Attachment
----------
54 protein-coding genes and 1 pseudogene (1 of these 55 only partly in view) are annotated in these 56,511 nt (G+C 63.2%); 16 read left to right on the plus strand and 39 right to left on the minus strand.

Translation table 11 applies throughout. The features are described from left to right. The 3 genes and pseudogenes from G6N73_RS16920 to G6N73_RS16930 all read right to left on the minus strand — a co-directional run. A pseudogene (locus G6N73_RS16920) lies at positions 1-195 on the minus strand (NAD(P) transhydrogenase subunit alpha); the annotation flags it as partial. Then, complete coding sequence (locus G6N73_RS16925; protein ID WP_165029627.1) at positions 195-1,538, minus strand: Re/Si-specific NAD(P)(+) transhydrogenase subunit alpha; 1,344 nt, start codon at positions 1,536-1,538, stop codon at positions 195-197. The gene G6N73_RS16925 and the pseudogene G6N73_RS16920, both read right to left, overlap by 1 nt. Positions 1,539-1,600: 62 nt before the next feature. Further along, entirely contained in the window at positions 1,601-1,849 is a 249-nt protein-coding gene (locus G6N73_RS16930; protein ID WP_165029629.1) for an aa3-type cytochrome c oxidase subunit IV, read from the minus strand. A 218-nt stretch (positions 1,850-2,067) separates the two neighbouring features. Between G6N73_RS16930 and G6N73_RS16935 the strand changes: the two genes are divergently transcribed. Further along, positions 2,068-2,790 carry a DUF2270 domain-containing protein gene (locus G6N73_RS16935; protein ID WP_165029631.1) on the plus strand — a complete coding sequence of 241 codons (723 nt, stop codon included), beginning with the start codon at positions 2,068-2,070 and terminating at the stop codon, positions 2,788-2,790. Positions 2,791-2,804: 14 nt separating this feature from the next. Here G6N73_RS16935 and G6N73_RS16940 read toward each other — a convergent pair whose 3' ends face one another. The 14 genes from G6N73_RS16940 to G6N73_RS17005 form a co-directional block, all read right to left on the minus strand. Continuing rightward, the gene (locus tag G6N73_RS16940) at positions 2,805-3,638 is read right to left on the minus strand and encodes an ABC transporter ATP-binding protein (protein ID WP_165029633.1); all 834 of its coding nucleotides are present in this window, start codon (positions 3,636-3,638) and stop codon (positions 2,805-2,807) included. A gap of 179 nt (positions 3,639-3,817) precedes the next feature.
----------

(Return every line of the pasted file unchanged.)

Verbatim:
54 protein-coding genes and 1 pseudogene (1 of these 55 only partly in view) are annotated in these 56,511 nt (G+C 63.2%); 16 read left to right on the plus strand and 39 right to left on the minus strand.

Translation table 11 applies throughout. The features are described from left to right. The 3 genes and pseudogenes from G6N73_RS16920 to G6N73_RS16930 all read right to left on the minus strand — a co-directional run. A pseudogene (locus G6N73_RS16920) lies at positions 1-195 on the minus strand (NAD(P) transhydrogenase subunit alpha); the annotation flags it as partial. Then, complete coding sequence (locus G6N73_RS16925; protein ID WP_165029627.1) at positions 195-1,538, minus strand: Re/Si-specific NAD(P)(+) transhydrogenase subunit alpha; 1,344 nt, start codon at positions 1,536-1,538, stop codon at positions 195-197. The gene G6N73_RS16925 and the pseudogene G6N73_RS16920, both read right to left, overlap by 1 nt. Positions 1,539-1,600: 62 nt before the next feature. Further along, entirely contained in the window at positions 1,601-1,849 is a 249-nt protein-coding gene (locus G6N73_RS16930; protein ID WP_165029629.1) for an aa3-type cytochrome c oxidase subunit IV, read from the minus strand. A 218-nt stretch (positions 1,850-2,067) separates the two neighbouring features. Between G6N73_RS16930 and G6N73_RS16935 the strand changes: the two genes are divergently transcribed. Further along, positions 2,068-2,790 carry a DUF2270 domain-containing protein gene (locus G6N73_RS16935; protein ID WP_165029631.1) on the plus strand — a complete coding sequence of 241 codons (723 nt, stop codon included), beginning with the start codon at positions 2,068-2,070 and terminating at the stop codon, positions 2,788-2,790. Positions 2,791-2,804: 14 nt separating this feature from the next. Here G6N73_RS16935 and G6N73_RS16940 read toward each other — a convergent pair whose 3' ends face one another. The 14 genes from G6N73_RS16940 to G6N73_RS17005 form a co-directional block, all read right to left on the minus strand. Continuing rightward, the gene (locus tag G6N73_RS16940) at positions 2,805-3,638 is read right to left on the minus strand and encodes an ABC transporter ATP-binding protein (protein ID WP_165029633.1); all 834 of its coding nucleotides are present in this window, start codon (positions 3,636-3,638) and stop codon (positions 2,805-2,807) included. A gap of 179 nt (positions 3,639-3,817) precedes the next feature.